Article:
While politics dominated there were several notable happenings in climate change communications:
• QZ: Denmark’s wind farms generated 140 per cent of the country’s electricity needs yesterday. The extra energy didn’t go to waste; it was exported to Germany, Norway, and Sweden via interconnectors between the countries’ electricity grids.
• Guardian: Climate change threat must be taken as seriously as nuclear war according to the UK Government. A foreword to Foreign Office report highlights holistic risks of global warming, including food security, terrorism and lethal heat levels. The threat of climate change needs to be assessed in the same comprehensive way as nuclear weapons proliferation, according to the Cameron Government.
• Pew Research: Climate change is seen as top global threat, according to a new Pew Research Center survey measuring perceptions of international challenges. The Guardian looked at the results for Australia which indicated people in this country are more worried about ISIS than climate change (ISIS 69%, climate change 37% and economic instability 32%)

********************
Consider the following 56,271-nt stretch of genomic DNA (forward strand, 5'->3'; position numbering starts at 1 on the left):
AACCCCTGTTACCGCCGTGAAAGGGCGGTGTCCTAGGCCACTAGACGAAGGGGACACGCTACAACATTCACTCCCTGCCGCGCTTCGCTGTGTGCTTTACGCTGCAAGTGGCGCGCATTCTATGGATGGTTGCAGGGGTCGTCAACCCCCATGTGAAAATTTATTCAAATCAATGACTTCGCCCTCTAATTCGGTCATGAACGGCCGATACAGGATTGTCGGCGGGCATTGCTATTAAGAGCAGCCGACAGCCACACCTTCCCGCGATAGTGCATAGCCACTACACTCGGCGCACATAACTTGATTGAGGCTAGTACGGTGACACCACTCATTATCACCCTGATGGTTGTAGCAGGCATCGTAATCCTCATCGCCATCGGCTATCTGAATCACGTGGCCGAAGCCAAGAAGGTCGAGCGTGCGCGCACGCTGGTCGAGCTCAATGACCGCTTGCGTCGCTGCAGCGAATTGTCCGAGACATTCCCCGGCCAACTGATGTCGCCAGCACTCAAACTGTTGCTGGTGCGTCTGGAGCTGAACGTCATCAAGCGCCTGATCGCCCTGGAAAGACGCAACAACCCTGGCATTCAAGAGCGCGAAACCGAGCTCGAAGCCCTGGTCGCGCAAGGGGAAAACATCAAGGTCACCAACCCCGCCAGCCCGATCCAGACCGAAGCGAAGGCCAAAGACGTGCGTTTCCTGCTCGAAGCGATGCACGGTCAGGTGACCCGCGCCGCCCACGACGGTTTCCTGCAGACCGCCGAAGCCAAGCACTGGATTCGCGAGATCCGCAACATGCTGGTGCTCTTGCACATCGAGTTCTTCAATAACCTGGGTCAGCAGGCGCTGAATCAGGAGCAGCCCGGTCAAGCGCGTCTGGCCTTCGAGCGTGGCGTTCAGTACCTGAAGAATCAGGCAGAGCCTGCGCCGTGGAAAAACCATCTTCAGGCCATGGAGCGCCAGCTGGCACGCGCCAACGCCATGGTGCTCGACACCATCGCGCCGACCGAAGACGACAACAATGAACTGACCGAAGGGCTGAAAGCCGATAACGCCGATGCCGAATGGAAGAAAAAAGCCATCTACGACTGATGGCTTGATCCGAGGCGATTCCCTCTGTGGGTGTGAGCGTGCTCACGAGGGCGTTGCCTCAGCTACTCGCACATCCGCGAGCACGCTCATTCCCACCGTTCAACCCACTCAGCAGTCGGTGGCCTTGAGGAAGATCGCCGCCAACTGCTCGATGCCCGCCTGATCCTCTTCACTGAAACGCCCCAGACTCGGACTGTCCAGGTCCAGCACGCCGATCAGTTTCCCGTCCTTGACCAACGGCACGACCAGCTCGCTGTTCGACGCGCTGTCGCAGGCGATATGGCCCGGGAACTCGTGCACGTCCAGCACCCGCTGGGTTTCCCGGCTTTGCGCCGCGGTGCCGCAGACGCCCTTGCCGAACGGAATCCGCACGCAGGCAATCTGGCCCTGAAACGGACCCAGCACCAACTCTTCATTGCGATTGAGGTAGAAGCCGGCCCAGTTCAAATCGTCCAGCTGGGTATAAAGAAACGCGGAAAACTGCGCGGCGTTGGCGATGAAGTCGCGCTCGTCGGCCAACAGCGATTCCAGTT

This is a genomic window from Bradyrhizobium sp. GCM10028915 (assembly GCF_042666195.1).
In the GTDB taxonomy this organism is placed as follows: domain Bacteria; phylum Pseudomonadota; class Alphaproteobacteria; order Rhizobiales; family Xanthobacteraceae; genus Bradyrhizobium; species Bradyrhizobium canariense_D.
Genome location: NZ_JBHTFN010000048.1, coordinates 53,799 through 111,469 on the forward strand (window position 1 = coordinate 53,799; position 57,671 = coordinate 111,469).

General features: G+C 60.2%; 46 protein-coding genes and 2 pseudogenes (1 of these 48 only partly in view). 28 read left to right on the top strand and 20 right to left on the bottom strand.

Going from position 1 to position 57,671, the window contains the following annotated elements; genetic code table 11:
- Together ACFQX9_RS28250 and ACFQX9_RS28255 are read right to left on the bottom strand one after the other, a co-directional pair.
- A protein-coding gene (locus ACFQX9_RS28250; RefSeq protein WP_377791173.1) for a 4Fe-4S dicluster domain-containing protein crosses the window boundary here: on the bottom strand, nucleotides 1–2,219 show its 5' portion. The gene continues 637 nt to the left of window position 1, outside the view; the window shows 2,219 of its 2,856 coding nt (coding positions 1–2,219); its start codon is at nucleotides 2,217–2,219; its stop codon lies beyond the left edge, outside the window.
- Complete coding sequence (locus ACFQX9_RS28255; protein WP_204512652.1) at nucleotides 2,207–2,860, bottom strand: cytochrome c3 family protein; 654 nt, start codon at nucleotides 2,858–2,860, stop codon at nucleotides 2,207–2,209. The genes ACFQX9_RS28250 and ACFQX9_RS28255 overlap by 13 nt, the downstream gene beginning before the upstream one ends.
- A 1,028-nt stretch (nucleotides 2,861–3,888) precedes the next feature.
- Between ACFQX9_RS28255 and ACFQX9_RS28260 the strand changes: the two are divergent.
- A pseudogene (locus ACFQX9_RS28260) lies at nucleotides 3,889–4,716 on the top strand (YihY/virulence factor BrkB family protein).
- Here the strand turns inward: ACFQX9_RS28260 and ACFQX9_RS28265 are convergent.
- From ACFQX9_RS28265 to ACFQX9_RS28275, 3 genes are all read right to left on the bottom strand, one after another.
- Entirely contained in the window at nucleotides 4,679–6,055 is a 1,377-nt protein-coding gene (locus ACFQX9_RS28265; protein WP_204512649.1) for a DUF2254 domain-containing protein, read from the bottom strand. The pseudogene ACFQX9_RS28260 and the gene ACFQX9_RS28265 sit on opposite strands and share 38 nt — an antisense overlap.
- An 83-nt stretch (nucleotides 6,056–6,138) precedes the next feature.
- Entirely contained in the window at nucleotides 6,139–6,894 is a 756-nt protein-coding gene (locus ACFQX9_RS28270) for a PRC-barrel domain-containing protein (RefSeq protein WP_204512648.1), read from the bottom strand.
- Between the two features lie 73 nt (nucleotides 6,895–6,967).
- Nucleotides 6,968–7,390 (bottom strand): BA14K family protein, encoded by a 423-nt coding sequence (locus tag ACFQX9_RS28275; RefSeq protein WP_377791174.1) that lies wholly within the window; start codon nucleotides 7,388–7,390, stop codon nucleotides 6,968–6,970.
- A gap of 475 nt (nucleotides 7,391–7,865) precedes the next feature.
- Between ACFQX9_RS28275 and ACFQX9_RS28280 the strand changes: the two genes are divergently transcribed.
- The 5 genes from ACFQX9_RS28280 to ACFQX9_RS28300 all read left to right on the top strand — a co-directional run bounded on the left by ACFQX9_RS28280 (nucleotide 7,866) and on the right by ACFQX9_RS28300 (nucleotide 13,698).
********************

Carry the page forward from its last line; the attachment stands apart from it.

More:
• New Scientist: The Antarctic wind vortex is strongest for 1000 years. Our greenhouse gas emissions are helping to spin up a giant vortex of winds around Antarctica.
I hate cliches but after this week in Australian climate change politics, I really need a cup of tea, a Bex and a good lie down. But I can’t…. the Zombies are coming!
Read The Week That Was with links to source articles on FlipBoard.
A selection of good reads on climate change politics, policy, innovation and science from Climate Reality Leader Andrew Woodward.
The Age: What you should - and shouldn't - believe about climate targets, via Mark Twain
Associated Press: Wary of climate change, Vanuatu villagers seek higher ground
Australian Renewable Energy Agency: ARENA announces new priorities
Business Spectator: Is Australia driving recklessly into climate-financial headwinds?